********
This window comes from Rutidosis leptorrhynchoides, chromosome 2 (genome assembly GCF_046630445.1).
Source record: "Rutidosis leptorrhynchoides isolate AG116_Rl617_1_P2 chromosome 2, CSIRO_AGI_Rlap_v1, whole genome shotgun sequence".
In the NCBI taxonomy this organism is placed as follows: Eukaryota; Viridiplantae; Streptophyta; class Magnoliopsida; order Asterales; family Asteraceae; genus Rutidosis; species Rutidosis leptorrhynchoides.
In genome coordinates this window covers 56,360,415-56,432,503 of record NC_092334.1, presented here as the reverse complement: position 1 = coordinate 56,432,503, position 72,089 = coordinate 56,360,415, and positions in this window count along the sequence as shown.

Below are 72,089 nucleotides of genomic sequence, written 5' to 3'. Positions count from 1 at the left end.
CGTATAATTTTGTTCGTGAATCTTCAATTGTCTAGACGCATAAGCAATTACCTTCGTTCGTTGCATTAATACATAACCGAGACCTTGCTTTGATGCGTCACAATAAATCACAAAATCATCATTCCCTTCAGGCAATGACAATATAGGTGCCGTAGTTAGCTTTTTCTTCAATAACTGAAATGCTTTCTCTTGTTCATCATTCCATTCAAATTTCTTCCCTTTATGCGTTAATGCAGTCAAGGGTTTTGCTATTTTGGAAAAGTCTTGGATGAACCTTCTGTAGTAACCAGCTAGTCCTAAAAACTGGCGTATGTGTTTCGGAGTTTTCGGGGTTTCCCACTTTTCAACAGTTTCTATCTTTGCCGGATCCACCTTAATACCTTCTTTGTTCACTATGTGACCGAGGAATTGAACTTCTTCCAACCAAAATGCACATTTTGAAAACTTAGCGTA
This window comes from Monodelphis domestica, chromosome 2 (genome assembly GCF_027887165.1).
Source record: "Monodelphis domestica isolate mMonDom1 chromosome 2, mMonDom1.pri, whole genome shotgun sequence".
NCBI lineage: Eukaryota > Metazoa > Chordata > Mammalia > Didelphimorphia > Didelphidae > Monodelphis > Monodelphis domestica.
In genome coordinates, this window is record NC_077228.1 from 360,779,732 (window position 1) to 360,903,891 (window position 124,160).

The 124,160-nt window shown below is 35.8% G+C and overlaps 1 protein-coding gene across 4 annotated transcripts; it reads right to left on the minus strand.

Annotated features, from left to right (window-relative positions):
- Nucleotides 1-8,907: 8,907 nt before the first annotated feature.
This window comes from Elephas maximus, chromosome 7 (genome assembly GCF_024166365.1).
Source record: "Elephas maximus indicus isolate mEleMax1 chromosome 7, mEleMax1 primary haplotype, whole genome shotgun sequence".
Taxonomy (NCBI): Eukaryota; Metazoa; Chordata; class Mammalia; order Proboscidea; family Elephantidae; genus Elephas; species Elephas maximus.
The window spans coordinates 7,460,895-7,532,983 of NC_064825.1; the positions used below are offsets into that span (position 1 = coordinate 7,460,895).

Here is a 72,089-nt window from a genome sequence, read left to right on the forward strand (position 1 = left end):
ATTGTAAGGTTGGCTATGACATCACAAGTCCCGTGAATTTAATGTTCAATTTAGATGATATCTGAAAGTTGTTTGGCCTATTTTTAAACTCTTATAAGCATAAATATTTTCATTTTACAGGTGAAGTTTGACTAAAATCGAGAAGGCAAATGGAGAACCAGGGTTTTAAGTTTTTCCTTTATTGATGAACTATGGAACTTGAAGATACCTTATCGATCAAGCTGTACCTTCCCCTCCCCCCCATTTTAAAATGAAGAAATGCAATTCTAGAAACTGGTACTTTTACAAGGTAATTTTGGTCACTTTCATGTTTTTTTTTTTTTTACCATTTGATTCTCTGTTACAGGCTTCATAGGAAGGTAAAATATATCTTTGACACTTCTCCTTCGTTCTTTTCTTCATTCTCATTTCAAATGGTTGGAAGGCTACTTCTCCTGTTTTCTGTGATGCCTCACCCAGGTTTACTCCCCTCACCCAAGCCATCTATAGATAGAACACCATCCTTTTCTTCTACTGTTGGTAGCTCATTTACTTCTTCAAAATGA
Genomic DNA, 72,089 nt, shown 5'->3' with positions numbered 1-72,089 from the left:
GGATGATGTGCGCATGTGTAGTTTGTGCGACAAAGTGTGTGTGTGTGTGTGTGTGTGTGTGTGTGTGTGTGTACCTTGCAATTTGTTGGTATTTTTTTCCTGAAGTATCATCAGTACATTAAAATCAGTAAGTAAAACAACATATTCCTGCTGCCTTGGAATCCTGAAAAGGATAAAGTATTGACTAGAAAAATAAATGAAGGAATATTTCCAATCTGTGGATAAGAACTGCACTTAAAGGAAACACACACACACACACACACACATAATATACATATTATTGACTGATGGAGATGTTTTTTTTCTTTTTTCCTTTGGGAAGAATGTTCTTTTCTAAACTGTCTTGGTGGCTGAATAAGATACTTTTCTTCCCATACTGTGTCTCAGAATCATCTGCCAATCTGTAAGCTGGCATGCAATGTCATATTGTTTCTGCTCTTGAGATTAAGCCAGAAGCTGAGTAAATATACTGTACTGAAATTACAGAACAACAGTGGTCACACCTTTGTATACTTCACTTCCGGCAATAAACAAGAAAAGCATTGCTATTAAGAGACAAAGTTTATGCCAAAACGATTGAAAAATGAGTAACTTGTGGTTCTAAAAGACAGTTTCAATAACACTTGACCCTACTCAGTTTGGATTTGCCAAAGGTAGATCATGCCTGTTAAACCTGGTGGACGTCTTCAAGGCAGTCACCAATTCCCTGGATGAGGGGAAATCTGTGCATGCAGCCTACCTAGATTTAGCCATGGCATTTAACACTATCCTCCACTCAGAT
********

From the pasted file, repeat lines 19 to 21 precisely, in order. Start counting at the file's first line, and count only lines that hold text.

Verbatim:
ATTGTAAGGTTGGCTATGACATCACAAGTCCCGTGAATTTAATGTTCAATTTAGATGATATCTGAAAGTTGTTTGGCCTATTTTTAAACTCTTATAAGCATAAATATTTTCATTTTACAGGTGAAGTTTGACTAAAATCGAGAAGGCAAATGGAGAACCAGGGTTTTAAGTTTTTCCTTTATTGATGAACTATGGAACTTGAAGATACCTTATCGATCAAGCTGTACCTTCCCCTCCCCCCCATTTTAAAATGAAGAAATGCAATTCTAGAAACTGGTACTTTTACAAGGTAATTTTGGTCACTTTCATGTTTTTTTTTTTTTTACCATTTGATTCTCTGTTACAGGCTTCATAGGAAGGTAAAATATATCTTTGACACTTCTCCTTCGTTCTTTTCTTCATTCTCATTTCAAATGGTTGGAAGGCTACTTCTCCTGTTTTCTGTGATGCCTCACCCAGGTTTACTCCCCTCACCCAAGCCATCTATAGATAGAACACCATCCTTTTCTTCTACTGTTGGTAGCTCATTTACTTCTTCAAAATGA
Genomic DNA, 72,089 nt, shown 5'->3' with positions numbered 1-72,089 from the left:
GGATGATGTGCGCATGTGTAGTTTGTGCGACAAAGTGTGTGTGTGTGTGTGTGTGTGTGTGTGTGTGTGTGTACCTTGCAATTTGTTGGTATTTTTTTCCTGAAGTATCATCAGTACATTAAAATCAGTAAGTAAAACAACATATTCCTGCTGCCTTGGAATCCTGAAAAGGATAAAGTATTGACTAGAAAAATAAATGAAGGAATATTTCCAATCTGTGGATAAGAACTGCACTTAAAGGAAACACACACACACACACACACACATAATATACATATTATTGACTGATGGAGATGTTTTTTTTCTTTTTTCCTTTGGGAAGAATGTTCTTTTCTAAACTGTCTTGGTGGCTGAATAAGATACTTTTCTTCCCATACTGTGTCTCAGAATCATCTGCCAATCTGTAAGCTGGCATGCAATGTCATATTGTTTCTGCTCTTGAGATTAAGCCAGAAGCTGAGTAAATATACTGTACTGAAATTACAGAACAACAGTGGTCACACCTTTGTATACTTCACTTCCGGCAATAAACAAGAAAAGCATTGCTATTAAGAGACAAAGTTTATGCCAAAACGATTGAAAAATGAGTAACTTGTGGTTCTAAAAGACAGTTTCAATAACACTTGACCCTACTCAGTTTGGATTTGCCAAAGGTAGATCATGCCTGTTAAACCTGGTGGACGTCTTCAAGGCAGTCACCAATTCCCTGGATGAGGGGAAATCTGTGCATGCAGCCTACCTAGATTTAGCCATGGCATTTAACACTATCCTCCACTCAGAT